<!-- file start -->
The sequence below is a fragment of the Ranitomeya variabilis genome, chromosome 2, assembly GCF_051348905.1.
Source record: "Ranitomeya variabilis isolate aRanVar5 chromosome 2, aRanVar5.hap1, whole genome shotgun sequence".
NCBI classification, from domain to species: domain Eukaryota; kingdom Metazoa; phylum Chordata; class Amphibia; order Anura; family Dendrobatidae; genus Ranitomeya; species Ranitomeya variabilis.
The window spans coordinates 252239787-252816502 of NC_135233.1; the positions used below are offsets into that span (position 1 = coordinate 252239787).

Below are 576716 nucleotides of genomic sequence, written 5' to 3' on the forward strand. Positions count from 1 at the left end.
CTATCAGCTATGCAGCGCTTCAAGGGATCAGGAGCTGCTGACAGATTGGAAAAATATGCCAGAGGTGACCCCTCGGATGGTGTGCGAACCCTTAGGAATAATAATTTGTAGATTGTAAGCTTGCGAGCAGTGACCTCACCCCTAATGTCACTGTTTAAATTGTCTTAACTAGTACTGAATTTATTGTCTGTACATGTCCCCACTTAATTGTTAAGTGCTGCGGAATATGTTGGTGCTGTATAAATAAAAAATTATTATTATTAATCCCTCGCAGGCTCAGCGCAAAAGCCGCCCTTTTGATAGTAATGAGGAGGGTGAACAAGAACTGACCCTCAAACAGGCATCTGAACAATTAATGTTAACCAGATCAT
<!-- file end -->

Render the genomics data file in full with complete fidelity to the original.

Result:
The sequence below is a fragment of the Ranitomeya variabilis genome, chromosome 2, assembly GCF_051348905.1.
Source record: "Ranitomeya variabilis isolate aRanVar5 chromosome 2, aRanVar5.hap1, whole genome shotgun sequence".
NCBI classification, from domain to species: domain Eukaryota; kingdom Metazoa; phylum Chordata; class Amphibia; order Anura; family Dendrobatidae; genus Ranitomeya; species Ranitomeya variabilis.
The window spans coordinates 252239787-252816502 of NC_135233.1; the positions used below are offsets into that span (position 1 = coordinate 252239787).

Below are 576716 nucleotides of genomic sequence, written 5' to 3' on the forward strand. Positions count from 1 at the left end.
CTATCAGCTATGCAGCGCTTCAAGGGATCAGGAGCTGCTGACAGATTGGAAAAATATGCCAGAGGTGACCCCTCGGATGGTGTGCGAACCCTTAGGAATAATAATTTGTAGATTGTAAGCTTGCGAGCAGTGACCTCACCCCTAATGTCACTGTTTAAATTGTCTTAACTAGTACTGAATTTATTGTCTGTACATGTCCCCACTTAATTGTTAAGTGCTGCGGAATATGTTGGTGCTGTATAAATAAAAAATTATTATTATTAATCCCTCGCAGGCTCAGCGCAAAAGCCGCCCTTTTGATAGTAATGAGGAGGGTGAACAAGAACTGACCCTCAAACAGGCATCTGAACAATTAATGTTAACCAGATCAT